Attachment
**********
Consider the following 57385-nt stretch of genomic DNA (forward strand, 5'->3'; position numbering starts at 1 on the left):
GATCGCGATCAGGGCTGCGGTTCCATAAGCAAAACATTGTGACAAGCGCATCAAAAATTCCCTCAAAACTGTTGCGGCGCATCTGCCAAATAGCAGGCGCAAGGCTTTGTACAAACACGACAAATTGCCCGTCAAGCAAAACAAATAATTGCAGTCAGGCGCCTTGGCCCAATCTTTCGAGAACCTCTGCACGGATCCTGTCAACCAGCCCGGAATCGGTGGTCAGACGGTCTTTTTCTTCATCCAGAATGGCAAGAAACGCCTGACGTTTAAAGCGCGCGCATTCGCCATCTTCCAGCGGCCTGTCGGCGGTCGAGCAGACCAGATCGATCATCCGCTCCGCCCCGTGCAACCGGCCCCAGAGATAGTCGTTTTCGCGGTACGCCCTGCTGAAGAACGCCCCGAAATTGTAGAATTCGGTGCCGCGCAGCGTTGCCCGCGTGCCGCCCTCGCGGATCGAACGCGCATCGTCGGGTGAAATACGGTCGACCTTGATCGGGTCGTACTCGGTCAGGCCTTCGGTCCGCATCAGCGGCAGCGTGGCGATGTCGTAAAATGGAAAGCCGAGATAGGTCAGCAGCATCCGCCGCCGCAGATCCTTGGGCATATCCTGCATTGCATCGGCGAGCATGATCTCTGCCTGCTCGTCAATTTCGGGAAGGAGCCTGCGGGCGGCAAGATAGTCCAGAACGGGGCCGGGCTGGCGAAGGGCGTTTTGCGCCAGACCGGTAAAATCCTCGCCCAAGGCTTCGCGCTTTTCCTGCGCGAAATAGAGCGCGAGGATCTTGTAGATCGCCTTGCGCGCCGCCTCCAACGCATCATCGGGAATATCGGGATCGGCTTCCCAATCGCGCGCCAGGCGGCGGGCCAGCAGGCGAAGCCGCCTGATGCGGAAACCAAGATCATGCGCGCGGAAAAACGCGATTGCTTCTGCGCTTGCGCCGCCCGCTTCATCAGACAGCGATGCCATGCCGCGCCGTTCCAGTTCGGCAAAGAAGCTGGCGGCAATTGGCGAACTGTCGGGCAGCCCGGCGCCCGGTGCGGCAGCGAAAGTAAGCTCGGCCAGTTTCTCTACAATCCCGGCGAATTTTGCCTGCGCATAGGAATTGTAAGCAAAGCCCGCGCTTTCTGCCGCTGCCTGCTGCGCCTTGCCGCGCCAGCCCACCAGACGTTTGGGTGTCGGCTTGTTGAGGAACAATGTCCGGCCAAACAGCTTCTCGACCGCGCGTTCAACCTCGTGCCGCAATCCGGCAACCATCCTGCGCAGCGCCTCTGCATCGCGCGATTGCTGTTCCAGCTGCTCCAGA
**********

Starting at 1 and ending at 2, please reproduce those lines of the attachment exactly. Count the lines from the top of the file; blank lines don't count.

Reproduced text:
Consider the following 57385-nt stretch of genomic DNA (forward strand, 5'->3'; position numbering starts at 1 on the left):
GATCGCGATCAGGGCTGCGGTTCCATAAGCAAAACATTGTGACAAGCGCATCAAAAATTCCCTCAAAACTGTTGCGGCGCATCTGCCAAATAGCAGGCGCAAGGCTTTGTACAAACACGACAAATTGCCCGTCAAGCAAAACAAATAATTGCAGTCAGGCGCCTTGGCCCAATCTTTCGAGAACCTCTGCACGGATCCTGTCAACCAGCCCGGAATCGGTGGTCAGACGGTCTTTTTCTTCATCCAGAATGGCAAGAAACGCCTGACGTTTAAAGCGCGCGCATTCGCCATCTTCCAGCGGCCTGTCGGCGGTCGAGCAGACCAGATCGATCATCCGCTCCGCCCCGTGCAACCGGCCCCAGAGATAGTCGTTTTCGCGGTACGCCCTGCTGAAGAACGCCCCGAAATTGTAGAATTCGGTGCCGCGCAGCGTTGCCCGCGTGCCGCCCTCGCGGATCGAACGCGCATCGTCGGGTGAAATACGGTCGACCTTGATCGGGTCGTACTCGGTCAGGCCTTCGGTCCGCATCAGCGGCAGCGTGGCGATGTCGTAAAATGGAAAGCCGAGATAGGTCAGCAGCATCCGCCGCCGCAGATCCTTGGGCATATCCTGCATTGCATCGGCGAGCATGATCTCTGCCTGCTCGTCAATTTCGGGAAGGAGCCTGCGGGCGGCAAGATAGTCCAGAACGGGGCCGGGCTGGCGAAGGGCGTTTTGCGCCAGACCGGTAAAATCCTCGCCCAAGGCTTCGCGCTTTTCCTGCGCGAAATAGAGCGCGAGGATCTTGTAGATCGCCTTGCGCGCCGCCTCCAACGCATCATCGGGAATATCGGGATCGGCTTCCCAATCGCGCGCCAGGCGGCGGGCCAGCAGGCGAAGCCGCCTGATGCGGAAACCAAGATCATGCGCGCGGAAAAACGCGATTGCTTCTGCGCTTGCGCCGCCCGCTTCATCAGACAGCGATGCCATGCCGCGCCGTTCCAGTTCGGCAAAGAAGCTGGCGGCAATTGGCGAACTGTCGGGCAGCCCGGCGCCCGGTGCGGCAGCGAAAGTAAGCTCGGCCAGTTTCTCTACAATCCCGGCGAATTTTGCCTGCGCATAGGAATTGTAAGCAAAGCCCGCGCTTTCTGCCGCTGCCTGCTGCGCCTTGCCGCGCCAGCCCACCAGACGTTTGGGTGTCGGCTTGTTGAGGAACAATGTCCGGCCAAACAGCTTCTCGACCGCGCGTTCAACCTCGTGCCGCAATCCGGCAACCATCCTGCGCAGCGCCTCTGCATCGCGCGATTGCTGTTCCAGCTGCTCCAGA